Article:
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SASKATOON, May 4, 2004--With the rates of asthma continuing to soar worldwide, The Lung Association is drawing attention to the high human and economic costs of asthma in Canada. 

World Asthma Day puts the focus on this lung disease that leaves 12 % of Canadian children and 8 % of Canadian adults struggling to breathe, says Dr. Brian Graham, President and CEO of The Lung Association of Saskatchewan.

There are 300 million people of all ages and all ethnic backgrounds suffering from asthma worldwide.  The global burden of asthma to governments, health care systems, families and patients is increasing.  According to the Global Burden of Asthma, released by the World Health Organization and the Global Initiative for Asthma, the prevalence of asthma symptoms and diagnosed asthma in Canada and the United States is one of the highest in the world.

A recent study funded by The Lung Association indicated that 16 “ 21% of Saskatchewan children have asthma.

There is no cure for asthma.  With proper management, asthma can be controlled so that its impact on quality of life is minimized. Unfortunately, many Canadians have asthma under poor control. Consequently, asthma continues to be a major cause of hospitalization for children.  The Lung Association stresses that good asthma control will help reduce the increasing costs to Canada's health care system. 57% of Canadians with asthma have poor asthma control and suffer from any combination of symptoms.

Every year, approximately 20 children and 450 adults die in Canada as a result of their asthma. It is estimated that more than 80% of these deaths may have been prevented with proper asthma education and appropriate treatment.

Control of asthma can only be achieved when asthma education and appropriate therapy is provided by a team of skilled health care professionals, states Jan Haffner, Vice-President of Health Initiatives for The Lung Association. As such, The Lung Association of Saskatchewan has developed a program to teach health care professionals how to better educate patients about managing their asthma. AsthmaTrecã (Asthma Training and Educator Course) has had over 100 health care professionals in Saskatchewan successfully complete the program.  These educators now provide current information about the management of asthma to patients in various communities throughout the province.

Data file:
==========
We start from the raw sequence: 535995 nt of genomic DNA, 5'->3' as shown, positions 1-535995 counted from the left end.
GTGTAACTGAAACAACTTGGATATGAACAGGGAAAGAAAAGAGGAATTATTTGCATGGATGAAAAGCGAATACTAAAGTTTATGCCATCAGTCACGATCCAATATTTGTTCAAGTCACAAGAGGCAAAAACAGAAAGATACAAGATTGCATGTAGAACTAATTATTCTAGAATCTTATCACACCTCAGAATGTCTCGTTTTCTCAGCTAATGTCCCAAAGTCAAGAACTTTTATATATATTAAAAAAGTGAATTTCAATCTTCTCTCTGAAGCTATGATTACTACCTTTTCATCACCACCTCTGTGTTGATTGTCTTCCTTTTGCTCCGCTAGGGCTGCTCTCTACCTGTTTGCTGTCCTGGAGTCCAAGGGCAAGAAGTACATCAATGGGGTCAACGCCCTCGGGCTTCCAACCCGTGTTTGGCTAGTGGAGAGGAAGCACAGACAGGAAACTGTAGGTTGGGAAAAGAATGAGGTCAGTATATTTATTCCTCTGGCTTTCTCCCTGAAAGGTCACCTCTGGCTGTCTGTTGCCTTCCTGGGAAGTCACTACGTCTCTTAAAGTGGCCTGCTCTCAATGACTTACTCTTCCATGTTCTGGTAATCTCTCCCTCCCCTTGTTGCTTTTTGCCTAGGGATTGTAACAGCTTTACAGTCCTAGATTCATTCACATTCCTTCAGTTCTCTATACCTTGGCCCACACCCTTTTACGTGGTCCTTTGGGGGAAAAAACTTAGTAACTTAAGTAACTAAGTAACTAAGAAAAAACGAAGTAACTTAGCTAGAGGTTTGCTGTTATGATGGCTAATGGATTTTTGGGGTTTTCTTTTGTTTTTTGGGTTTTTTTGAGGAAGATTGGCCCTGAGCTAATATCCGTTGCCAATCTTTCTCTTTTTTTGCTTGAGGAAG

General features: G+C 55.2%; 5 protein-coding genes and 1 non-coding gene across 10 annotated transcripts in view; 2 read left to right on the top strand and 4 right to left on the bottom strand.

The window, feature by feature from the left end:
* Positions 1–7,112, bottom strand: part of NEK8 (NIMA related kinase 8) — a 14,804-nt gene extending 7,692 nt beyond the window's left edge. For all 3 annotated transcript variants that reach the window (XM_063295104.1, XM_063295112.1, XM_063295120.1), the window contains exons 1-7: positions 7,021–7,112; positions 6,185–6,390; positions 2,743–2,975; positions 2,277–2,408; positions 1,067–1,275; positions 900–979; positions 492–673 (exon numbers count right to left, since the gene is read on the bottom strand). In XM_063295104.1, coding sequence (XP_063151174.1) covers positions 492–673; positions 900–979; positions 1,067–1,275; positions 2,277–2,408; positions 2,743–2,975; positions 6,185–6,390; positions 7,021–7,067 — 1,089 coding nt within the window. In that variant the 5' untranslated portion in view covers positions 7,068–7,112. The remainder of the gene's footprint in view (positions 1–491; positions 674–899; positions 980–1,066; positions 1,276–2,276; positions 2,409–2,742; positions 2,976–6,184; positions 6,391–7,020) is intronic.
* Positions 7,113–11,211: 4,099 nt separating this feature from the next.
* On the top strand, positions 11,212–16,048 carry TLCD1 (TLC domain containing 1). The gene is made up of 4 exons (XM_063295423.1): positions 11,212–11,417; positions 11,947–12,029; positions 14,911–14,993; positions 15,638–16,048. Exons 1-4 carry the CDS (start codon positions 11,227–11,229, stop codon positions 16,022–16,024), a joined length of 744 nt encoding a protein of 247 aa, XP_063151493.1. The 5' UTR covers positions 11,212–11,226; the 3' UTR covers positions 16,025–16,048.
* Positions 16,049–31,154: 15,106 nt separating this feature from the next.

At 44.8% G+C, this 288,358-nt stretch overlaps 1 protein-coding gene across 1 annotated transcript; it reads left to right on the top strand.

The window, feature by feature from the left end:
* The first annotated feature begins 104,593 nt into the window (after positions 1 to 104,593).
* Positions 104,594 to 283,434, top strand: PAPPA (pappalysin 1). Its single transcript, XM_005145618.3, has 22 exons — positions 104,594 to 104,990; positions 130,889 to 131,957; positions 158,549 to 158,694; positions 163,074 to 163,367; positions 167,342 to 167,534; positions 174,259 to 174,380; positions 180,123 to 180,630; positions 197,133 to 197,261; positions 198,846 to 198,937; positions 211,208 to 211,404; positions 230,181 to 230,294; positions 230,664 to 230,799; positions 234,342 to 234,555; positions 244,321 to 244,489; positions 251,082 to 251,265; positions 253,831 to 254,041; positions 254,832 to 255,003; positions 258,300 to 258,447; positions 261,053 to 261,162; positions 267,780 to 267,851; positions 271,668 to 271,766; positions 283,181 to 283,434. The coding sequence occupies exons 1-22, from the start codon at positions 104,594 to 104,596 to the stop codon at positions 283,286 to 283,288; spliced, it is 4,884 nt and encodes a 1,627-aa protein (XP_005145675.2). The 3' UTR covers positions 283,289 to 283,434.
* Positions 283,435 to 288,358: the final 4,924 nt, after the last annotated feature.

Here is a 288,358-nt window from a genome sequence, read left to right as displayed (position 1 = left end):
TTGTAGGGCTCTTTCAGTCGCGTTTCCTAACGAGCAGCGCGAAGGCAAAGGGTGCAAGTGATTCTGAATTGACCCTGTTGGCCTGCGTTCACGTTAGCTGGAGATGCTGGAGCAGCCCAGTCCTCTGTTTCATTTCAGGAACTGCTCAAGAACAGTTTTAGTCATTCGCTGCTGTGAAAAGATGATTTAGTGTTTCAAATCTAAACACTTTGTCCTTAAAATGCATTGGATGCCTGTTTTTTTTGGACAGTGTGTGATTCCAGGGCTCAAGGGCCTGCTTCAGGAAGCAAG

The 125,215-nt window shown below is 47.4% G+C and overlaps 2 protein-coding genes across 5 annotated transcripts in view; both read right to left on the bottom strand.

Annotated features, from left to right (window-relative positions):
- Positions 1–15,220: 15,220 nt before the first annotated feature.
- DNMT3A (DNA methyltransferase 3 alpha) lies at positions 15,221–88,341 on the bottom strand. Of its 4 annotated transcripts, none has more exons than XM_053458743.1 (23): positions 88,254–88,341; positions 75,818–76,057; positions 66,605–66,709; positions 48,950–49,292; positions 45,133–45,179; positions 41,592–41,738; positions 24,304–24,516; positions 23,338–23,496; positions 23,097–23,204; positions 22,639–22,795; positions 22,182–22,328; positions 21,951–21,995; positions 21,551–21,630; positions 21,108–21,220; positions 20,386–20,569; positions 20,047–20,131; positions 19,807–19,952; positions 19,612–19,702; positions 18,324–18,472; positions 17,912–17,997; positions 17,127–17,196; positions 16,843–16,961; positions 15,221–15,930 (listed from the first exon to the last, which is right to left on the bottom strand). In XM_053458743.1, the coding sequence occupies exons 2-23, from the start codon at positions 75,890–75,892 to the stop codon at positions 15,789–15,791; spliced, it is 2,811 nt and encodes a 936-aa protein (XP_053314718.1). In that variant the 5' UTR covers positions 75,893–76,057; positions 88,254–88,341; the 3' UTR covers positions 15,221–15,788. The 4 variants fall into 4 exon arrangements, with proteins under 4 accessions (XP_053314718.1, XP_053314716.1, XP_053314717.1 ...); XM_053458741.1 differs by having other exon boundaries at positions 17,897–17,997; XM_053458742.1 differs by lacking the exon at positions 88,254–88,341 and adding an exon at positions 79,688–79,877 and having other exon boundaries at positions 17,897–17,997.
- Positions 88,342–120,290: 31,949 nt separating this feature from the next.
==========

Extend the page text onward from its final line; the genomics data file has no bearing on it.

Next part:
In addition, The Lung Association has many resources available for patients with asthma and their families. One such activity that The Lung Association administers is the Discovery Asthma Camp which is held every year at Hitchcock's Hideaway on Lake Diefenbaker. Around-the-clock medical supervision is provided to 55 children between the ages of 7 and 13 years who have asthma. This camp is offered so that children with asthma can enjoy the unique experience of summer camp, something they may not otherwise be able to enjoy because of their asthma. This year camp will be held from July 6-10 and still has room available for eligible children. More information about the programs and resources are available from The Lung Association.

Further research is needed to identify the factors responsible for increased prevalence rates, as well as to study the primary prevention of asthma. For children and adults living with asthma, The Lung Association recommends good asthma education and working closely with health care professionals to help establish and maintain good asthma control.

For more information on asthma, call The Lung Association at 1-888-566-5864 or visit us at


Stella Spanos
306-343-9511 (Saskatoon)


When you can't breathe, nothing else matters!


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Page Last Updated: 04/05/2004